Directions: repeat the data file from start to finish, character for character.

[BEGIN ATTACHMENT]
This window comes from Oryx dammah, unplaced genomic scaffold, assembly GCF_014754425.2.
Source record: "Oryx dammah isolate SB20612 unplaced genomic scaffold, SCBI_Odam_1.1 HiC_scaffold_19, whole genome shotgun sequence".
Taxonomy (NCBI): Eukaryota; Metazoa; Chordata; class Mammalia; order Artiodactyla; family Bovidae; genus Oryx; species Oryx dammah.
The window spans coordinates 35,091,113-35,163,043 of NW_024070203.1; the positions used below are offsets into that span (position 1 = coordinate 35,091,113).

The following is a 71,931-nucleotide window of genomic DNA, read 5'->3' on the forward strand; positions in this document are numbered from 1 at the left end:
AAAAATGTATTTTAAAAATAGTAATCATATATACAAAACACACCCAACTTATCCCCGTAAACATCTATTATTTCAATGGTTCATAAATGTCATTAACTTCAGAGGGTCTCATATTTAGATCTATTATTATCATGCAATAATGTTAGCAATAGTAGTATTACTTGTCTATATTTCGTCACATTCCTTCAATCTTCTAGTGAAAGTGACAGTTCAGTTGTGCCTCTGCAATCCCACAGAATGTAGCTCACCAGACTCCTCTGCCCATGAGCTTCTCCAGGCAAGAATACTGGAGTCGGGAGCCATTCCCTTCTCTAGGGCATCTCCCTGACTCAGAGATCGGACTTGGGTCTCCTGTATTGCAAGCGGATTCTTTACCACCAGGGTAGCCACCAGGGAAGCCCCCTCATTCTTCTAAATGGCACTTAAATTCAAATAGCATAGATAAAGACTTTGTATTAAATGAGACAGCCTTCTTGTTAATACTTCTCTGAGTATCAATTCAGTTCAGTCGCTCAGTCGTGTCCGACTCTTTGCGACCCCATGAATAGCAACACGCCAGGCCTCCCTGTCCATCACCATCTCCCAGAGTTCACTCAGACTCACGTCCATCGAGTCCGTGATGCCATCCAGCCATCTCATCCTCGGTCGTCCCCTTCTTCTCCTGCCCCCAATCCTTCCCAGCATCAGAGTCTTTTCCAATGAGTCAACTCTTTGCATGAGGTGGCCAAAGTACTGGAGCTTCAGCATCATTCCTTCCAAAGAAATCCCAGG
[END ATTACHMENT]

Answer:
This window comes from Oryx dammah, unplaced genomic scaffold, assembly GCF_014754425.2.
Source record: "Oryx dammah isolate SB20612 unplaced genomic scaffold, SCBI_Odam_1.1 HiC_scaffold_19, whole genome shotgun sequence".
Taxonomy (NCBI): Eukaryota; Metazoa; Chordata; class Mammalia; order Artiodactyla; family Bovidae; genus Oryx; species Oryx dammah.
The window spans coordinates 35,091,113-35,163,043 of NW_024070203.1; the positions used below are offsets into that span (position 1 = coordinate 35,091,113).

The following is a 71,931-nucleotide window of genomic DNA, read 5'->3' on the forward strand; positions in this document are numbered from 1 at the left end:
AAAAATGTATTTTAAAAATAGTAATCATATATACAAAACACACCCAACTTATCCCCGTAAACATCTATTATTTCAATGGTTCATAAATGTCATTAACTTCAGAGGGTCTCATATTTAGATCTATTATTATCATGCAATAATGTTAGCAATAGTAGTATTACTTGTCTATATTTCGTCACATTCCTTCAATCTTCTAGTGAAAGTGACAGTTCAGTTGTGCCTCTGCAATCCCACAGAATGTAGCTCACCAGACTCCTCTGCCCATGAGCTTCTCCAGGCAAGAATACTGGAGTCGGGAGCCATTCCCTTCTCTAGGGCATCTCCCTGACTCAGAGATCGGACTTGGGTCTCCTGTATTGCAAGCGGATTCTTTACCACCAGGGTAGCCACCAGGGAAGCCCCCTCATTCTTCTAAATGGCACTTAAATTCAAATAGCATAGATAAAGACTTTGTATTAAATGAGACAGCCTTCTTGTTAATACTTCTCTGAGTATCAATTCAGTTCAGTCGCTCAGTCGTGTCCGACTCTTTGCGACCCCATGAATAGCAACACGCCAGGCCTCCCTGTCCATCACCATCTCCCAGAGTTCACTCAGACTCACGTCCATCGAGTCCGTGATGCCATCCAGCCATCTCATCCTCGGTCGTCCCCTTCTTCTCCTGCCCCCAATCCTTCCCAGCATCAGAGTCTTTTCCAATGAGTCAACTCTTTGCATGAGGTGGCCAAAGTACTGGAGCTTCAGCATCATTCCTTCCAAAGAAATCCCAGG